Thursday, 28 February 2013

The hapless, bumbling father

Here's an interesting article about fathers and advertising, which begins:

THE hapless, bumbling father is a stock character in product marketing. He makes breakfast for dinner and is incapable of handling, or sometimes even noticing, a soggy diaper. He tries desperately to hide the crumb-strewn, dirt-streaked evidence of his poor parenting before the mother gets home.  

As I've said, Dads in advertising annoy me so much that I've proposed the Sutton rule. Not only are Dads in ads usually hapless and bumbling, ads aimed at Dads seem to be so emotionally manipulative. Current hates include the 'take your teenage daughter to Disneyland before she stops talking to you forever' ad, and the 'if you're trying to make a connection with your stepson and all else fails, there's always junk food' McDonalds ad (if anything, stepdads fare worse in ads than biological fathers). 

Apparently advertisers are getting more interested in the 'Dad pound':

In the past, consumer-product marketers weren’t all that concerned with what fathers thought — women, after all, make the majority of purchasing decisions for households. But men are catching up: In 2012 men spent an average of $36.26 at the grocery store per trip, compared with $27.49 in 2004, according to data from Nielsen. Companies see an opportunity to reach a new demographic.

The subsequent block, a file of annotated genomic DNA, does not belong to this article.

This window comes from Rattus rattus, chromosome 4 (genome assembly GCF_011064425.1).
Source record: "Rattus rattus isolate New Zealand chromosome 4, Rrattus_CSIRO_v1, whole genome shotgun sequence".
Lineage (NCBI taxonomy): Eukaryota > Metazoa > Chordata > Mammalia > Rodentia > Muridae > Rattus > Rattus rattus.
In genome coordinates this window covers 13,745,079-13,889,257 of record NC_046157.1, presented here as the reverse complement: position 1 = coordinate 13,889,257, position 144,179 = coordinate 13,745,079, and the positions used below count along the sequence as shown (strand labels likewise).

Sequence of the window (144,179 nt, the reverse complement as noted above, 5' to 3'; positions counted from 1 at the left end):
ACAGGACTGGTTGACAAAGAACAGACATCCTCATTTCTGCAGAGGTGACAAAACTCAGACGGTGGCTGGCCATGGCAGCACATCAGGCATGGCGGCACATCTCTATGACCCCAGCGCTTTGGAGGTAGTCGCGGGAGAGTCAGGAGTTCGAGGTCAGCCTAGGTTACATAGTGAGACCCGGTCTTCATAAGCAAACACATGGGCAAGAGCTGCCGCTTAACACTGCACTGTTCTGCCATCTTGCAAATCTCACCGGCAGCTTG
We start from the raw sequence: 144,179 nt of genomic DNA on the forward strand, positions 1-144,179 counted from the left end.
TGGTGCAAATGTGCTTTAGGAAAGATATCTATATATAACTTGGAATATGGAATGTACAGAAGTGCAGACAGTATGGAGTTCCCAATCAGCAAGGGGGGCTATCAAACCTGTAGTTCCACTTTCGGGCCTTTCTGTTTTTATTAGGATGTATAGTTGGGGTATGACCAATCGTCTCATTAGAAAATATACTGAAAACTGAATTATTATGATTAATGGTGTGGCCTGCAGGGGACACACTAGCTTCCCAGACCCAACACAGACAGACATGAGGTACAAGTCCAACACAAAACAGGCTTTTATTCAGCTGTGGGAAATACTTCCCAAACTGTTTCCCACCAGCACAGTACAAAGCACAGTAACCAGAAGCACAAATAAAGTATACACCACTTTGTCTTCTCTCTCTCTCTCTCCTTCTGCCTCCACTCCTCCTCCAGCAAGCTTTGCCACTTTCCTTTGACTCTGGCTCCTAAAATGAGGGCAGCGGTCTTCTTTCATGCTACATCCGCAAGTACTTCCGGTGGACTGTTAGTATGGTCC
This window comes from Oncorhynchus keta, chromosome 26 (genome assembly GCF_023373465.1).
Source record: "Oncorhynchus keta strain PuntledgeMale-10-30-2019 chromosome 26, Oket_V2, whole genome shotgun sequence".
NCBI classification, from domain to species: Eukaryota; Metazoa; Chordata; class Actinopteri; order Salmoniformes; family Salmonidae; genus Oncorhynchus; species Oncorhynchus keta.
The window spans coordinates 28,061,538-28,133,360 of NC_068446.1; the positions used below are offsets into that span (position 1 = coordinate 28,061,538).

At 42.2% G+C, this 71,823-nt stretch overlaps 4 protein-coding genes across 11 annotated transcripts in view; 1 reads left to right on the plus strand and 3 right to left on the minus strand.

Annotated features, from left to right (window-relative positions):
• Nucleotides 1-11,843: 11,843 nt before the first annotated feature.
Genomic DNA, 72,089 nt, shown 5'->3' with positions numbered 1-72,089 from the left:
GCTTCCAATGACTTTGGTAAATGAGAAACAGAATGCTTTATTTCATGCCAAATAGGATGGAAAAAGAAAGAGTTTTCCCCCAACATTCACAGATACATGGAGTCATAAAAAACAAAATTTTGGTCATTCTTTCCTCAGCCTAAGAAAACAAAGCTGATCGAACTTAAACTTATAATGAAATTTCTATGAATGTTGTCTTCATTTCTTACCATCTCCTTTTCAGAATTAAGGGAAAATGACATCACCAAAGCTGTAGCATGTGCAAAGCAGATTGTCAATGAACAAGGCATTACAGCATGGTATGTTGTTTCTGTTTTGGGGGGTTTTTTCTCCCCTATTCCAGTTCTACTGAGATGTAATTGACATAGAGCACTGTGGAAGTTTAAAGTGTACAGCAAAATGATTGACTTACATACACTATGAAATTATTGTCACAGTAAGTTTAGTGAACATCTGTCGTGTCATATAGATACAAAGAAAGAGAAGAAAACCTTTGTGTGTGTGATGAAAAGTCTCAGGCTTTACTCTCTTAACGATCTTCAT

Advertisers are reaching out for the 'Dad pound'

The article has some great examples of campaigns which have ignored or belittled fathers. But what really struck me about the piece was the hook of 'Dad 2.0 Summit – a meeting of so-called daddy bloggers and the marketers who want to reach them'. I'm just dipping my toes into the blogosphere, and it's becoming clear there's already a community of daddy bloggers (although many more US-based than UK). 

THE 200 or so bloggers and media professionals who attended the second annual Dad 2.0 conference in Houston from Jan. 31 to Feb. 2 were mainly in their 30s and 40s. They tended to wear well-fitting jeans, button-down shirts and blazers, and they were quick to whip out pictures of their children on their iPhones. 

That's me! I do that!

If you read on, you see that the event offered:

1) free whiskey
2) sword-fighting lessons
3) test drives of minivans
4) free cheese
5) cheerleaders


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